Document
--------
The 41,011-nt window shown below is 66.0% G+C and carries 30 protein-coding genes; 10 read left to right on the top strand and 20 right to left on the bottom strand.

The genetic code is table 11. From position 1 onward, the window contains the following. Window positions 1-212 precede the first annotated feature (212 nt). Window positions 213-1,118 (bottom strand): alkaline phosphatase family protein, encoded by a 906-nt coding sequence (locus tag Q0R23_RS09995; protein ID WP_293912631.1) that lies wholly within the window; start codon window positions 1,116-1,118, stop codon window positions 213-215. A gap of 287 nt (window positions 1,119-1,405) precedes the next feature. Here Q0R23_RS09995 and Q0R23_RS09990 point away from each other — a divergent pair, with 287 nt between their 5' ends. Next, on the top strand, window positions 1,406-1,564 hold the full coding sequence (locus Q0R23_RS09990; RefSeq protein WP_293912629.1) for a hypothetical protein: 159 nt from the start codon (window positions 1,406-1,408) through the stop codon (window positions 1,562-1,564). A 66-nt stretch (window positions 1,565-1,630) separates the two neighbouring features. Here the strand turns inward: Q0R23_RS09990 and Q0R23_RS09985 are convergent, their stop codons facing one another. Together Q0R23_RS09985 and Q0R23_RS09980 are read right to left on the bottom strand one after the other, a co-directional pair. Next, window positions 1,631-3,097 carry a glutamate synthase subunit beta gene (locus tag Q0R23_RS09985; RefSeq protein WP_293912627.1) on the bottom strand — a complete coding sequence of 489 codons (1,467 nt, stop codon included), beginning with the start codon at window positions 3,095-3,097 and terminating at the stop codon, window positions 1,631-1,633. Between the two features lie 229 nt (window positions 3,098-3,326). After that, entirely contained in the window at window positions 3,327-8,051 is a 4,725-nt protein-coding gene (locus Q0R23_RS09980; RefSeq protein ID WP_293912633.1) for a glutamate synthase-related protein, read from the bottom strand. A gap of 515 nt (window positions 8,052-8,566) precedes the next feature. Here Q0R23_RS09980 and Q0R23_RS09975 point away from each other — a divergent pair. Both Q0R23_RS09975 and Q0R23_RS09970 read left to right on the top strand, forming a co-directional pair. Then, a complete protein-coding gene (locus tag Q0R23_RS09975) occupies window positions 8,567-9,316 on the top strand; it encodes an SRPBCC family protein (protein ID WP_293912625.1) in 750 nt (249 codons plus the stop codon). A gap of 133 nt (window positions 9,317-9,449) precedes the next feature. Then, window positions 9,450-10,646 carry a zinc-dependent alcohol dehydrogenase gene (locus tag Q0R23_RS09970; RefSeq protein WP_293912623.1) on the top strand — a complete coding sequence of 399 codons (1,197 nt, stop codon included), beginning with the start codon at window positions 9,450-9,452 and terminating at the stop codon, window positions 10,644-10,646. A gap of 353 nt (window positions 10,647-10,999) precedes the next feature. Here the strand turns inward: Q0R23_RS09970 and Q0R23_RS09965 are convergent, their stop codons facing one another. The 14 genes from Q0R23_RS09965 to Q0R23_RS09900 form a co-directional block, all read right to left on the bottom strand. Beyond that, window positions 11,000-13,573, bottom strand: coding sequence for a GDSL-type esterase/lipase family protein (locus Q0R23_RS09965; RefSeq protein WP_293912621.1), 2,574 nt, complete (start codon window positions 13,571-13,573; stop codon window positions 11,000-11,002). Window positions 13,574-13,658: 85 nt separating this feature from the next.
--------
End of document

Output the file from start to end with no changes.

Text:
The 41,011-nt window shown below is 66.0% G+C and carries 30 protein-coding genes; 10 read left to right on the top strand and 20 right to left on the bottom strand.

The genetic code is table 11. From position 1 onward, the window contains the following. Window positions 1-212 precede the first annotated feature (212 nt). Window positions 213-1,118 (bottom strand): alkaline phosphatase family protein, encoded by a 906-nt coding sequence (locus tag Q0R23_RS09995; protein ID WP_293912631.1) that lies wholly within the window; start codon window positions 1,116-1,118, stop codon window positions 213-215. A gap of 287 nt (window positions 1,119-1,405) precedes the next feature. Here Q0R23_RS09995 and Q0R23_RS09990 point away from each other — a divergent pair, with 287 nt between their 5' ends. Next, on the top strand, window positions 1,406-1,564 hold the full coding sequence (locus Q0R23_RS09990; RefSeq protein WP_293912629.1) for a hypothetical protein: 159 nt from the start codon (window positions 1,406-1,408) through the stop codon (window positions 1,562-1,564). A 66-nt stretch (window positions 1,565-1,630) separates the two neighbouring features. Here the strand turns inward: Q0R23_RS09990 and Q0R23_RS09985 are convergent, their stop codons facing one another. Together Q0R23_RS09985 and Q0R23_RS09980 are read right to left on the bottom strand one after the other, a co-directional pair. Next, window positions 1,631-3,097 carry a glutamate synthase subunit beta gene (locus tag Q0R23_RS09985; RefSeq protein WP_293912627.1) on the bottom strand — a complete coding sequence of 489 codons (1,467 nt, stop codon included), beginning with the start codon at window positions 3,095-3,097 and terminating at the stop codon, window positions 1,631-1,633. Between the two features lie 229 nt (window positions 3,098-3,326). After that, entirely contained in the window at window positions 3,327-8,051 is a 4,725-nt protein-coding gene (locus Q0R23_RS09980; RefSeq protein ID WP_293912633.1) for a glutamate synthase-related protein, read from the bottom strand. A gap of 515 nt (window positions 8,052-8,566) precedes the next feature. Here Q0R23_RS09980 and Q0R23_RS09975 point away from each other — a divergent pair. Both Q0R23_RS09975 and Q0R23_RS09970 read left to right on the top strand, forming a co-directional pair. Then, a complete protein-coding gene (locus tag Q0R23_RS09975) occupies window positions 8,567-9,316 on the top strand; it encodes an SRPBCC family protein (protein ID WP_293912625.1) in 750 nt (249 codons plus the stop codon). A gap of 133 nt (window positions 9,317-9,449) precedes the next feature. Then, window positions 9,450-10,646 carry a zinc-dependent alcohol dehydrogenase gene (locus tag Q0R23_RS09970; RefSeq protein WP_293912623.1) on the top strand — a complete coding sequence of 399 codons (1,197 nt, stop codon included), beginning with the start codon at window positions 9,450-9,452 and terminating at the stop codon, window positions 10,644-10,646. A gap of 353 nt (window positions 10,647-10,999) precedes the next feature. Here the strand turns inward: Q0R23_RS09970 and Q0R23_RS09965 are convergent, their stop codons facing one another. The 14 genes from Q0R23_RS09965 to Q0R23_RS09900 form a co-directional block, all read right to left on the bottom strand. Beyond that, window positions 11,000-13,573, bottom strand: coding sequence for a GDSL-type esterase/lipase family protein (locus Q0R23_RS09965; RefSeq protein WP_293912621.1), 2,574 nt, complete (start codon window positions 13,571-13,573; stop codon window positions 11,000-11,002). Window positions 13,574-13,658: 85 nt separating this feature from the next.